Jamaica has begun preparations to participate in this year’s international climate talks set for Marrakesh in November, having earlier inked the historic Paris Agreement, which emerged from last year’s negotiations, held in France.
“I know the Government intends to be represented as usual, so discussions have started on the complement of the team to go and how we will fund that participation,” Colonel Oral Khan, chief technical director in the Ministry of Economic Growth and Job Creation told The Gleaner.
On Earth Day this year, Jamaica – represented by Foreign Affairs and Foreign Trade Minister Kamina Johnson-Smith – was among the more than 100 countries to sign the agreement that was the result of years long wrangling among world leaders and their technical teams.
In signing, they signalled their intent to ratify the deal, which sets out the road map for what many hope will be a climate-secure future, given its goal to hold “the increase in the global average temperature to well below 1.5 degrees Celsius above pre-industrial levels, recognizing that this would significantly reduce the risks and impacts of climate change”.
The inclusion of 1.5 in the text constituted a victory for small-island developing states, including those of the Caribbean. The icing on the cake for the Caribbean lobby was the region’s 1.5 to Stay Alive campaign – the collaborative effort of Panos Caribbean; the Caribbean Community Climate Change Centre; the Saint Lucia Ministry of Sustainable Development, Energy, Science and Technology; the Organization of Eastern Caribbean States; and the Regional Council of Martinique.
With funding from the Caribbean Development Bank, the campaign ran over five months – from October 2015, ahead of the Paris Talks, through February 2016.
Over the period, artists, artistes, media workers, civil-society organizations and government officials worked together to raise awareness of the importance of the negotiations and their implications for the region.
The key message conveyed was the need for a transparent and verifiable agreement that limits carbon emissions and ensures global temperatures do not rise more than 1.5 degrees Celsius above pre-industrial levels.
It also sought to highlight the fact that it is the poorest countries, communities and people who are the most vulnerable to climate change, and that the fight against climate change is also the fight against poverty and for social justice.
Among the products from the campaign were a Facebook page (www.1point5.info) and Twitter account (@1point5OK) that attracted hundreds of followers; the 1.5 Selfie Video Challenge (http://www.1point5.info/actscentral); and a flash mob held in Jamaica and involving Panos’ Voices for Climate Change Education artistes.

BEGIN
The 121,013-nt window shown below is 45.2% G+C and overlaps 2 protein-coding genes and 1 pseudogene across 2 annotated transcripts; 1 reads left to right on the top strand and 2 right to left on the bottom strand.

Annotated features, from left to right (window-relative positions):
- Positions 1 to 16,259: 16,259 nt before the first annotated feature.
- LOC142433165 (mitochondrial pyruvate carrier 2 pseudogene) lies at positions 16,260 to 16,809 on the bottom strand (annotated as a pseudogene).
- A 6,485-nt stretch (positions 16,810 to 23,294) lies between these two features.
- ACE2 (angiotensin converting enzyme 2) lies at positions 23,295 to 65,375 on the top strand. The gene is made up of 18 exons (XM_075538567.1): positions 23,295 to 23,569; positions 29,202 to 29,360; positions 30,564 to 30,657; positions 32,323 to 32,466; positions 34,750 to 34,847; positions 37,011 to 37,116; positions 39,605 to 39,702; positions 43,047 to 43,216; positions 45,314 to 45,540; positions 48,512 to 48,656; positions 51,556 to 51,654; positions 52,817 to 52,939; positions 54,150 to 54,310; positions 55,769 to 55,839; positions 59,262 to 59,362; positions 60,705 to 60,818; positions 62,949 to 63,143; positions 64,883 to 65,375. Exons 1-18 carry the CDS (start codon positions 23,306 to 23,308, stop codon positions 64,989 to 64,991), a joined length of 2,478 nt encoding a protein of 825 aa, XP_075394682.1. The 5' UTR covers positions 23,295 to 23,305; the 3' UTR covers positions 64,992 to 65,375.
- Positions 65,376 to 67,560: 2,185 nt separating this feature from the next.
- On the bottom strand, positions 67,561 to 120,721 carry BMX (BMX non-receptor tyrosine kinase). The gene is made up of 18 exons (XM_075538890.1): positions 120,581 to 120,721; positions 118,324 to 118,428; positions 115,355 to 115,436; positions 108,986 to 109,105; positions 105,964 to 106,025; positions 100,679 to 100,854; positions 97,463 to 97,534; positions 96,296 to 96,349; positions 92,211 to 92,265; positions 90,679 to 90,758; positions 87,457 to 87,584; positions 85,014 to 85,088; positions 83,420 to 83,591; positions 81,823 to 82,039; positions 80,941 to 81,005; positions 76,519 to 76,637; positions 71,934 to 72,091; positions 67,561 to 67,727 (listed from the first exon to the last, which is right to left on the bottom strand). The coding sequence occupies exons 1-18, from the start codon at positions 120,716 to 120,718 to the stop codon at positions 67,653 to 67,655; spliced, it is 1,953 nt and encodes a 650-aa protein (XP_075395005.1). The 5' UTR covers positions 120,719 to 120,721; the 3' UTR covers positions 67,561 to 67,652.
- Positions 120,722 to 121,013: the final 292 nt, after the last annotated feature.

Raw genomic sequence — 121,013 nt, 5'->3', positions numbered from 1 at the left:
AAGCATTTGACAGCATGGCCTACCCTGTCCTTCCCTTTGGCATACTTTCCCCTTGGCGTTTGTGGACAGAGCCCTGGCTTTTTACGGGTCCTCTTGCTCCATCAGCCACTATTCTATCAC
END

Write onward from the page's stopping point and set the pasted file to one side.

There were also a number of creative outputs from artists, including Jonathan Guy-Gladding, out of Saint Lucia, who did a painting that bears the name of the campaign; and the production of a new album titled Earth Inspired that features the 1.5 to Stay Alive campaign theme song – available at soundcloud.com/panos-caribbean – and individual songs by artistes Aaron Silk, Minori Russell, Pam Hall and Lovindeer.
Aaron Silk and another Caribbean artiste Belize’s Adrian ‘The Doc’ Martinez also attended and performed at the Paris Talks as part of the campaign. In doing so, they attracted onlookers to not only the Caribbean pavilion, but also helped to focus the spot light on 1.5 degrees Celsius as a necessary ingredient in the new climate deal.
Whether this year’s talks – which constitute the 22 Conference of the Parties (COP) to the United Nations Framework Convention on Climate Change (UNFCCC) – will yield anything momentous remains to be seen.
“This COP is not one of the big ones that is going to create a lot of excitement. But we have the Paris Agreement now; we have to keep our vigilance,” he said.
“We are hoping that even one of the larger emitters will sign off [on the Paris Agreement] before Marrakesh. That would give a big boost going into those discussions and could possibly bring along sufficient parties to ensure that the agreement could come into force even before 2020,” Khan added.
Up to August 23, there were 180 signatories to the Paris Agreement.
“Of these, 23 states have also deposited their instruments of ratification, acceptance or approval accounting in total for 1.08 per cent of the total global greenhouse gas emissions,” reveals the UNFCCC website.
With only 23 states having so far ratified, the journey to having the agreement enter into force could prove long.
The agreement itself stipulates that it shall enter into force on the 30th day after the date on which “at least 55 parties to the Convention (UNFCCC) accounting in total for at least an estimated 55 per cent of the total global greenhouse gas emissions have deposited their instruments of ratification, acceptance, approval or accession”.
Credit: Jamaica Gleaner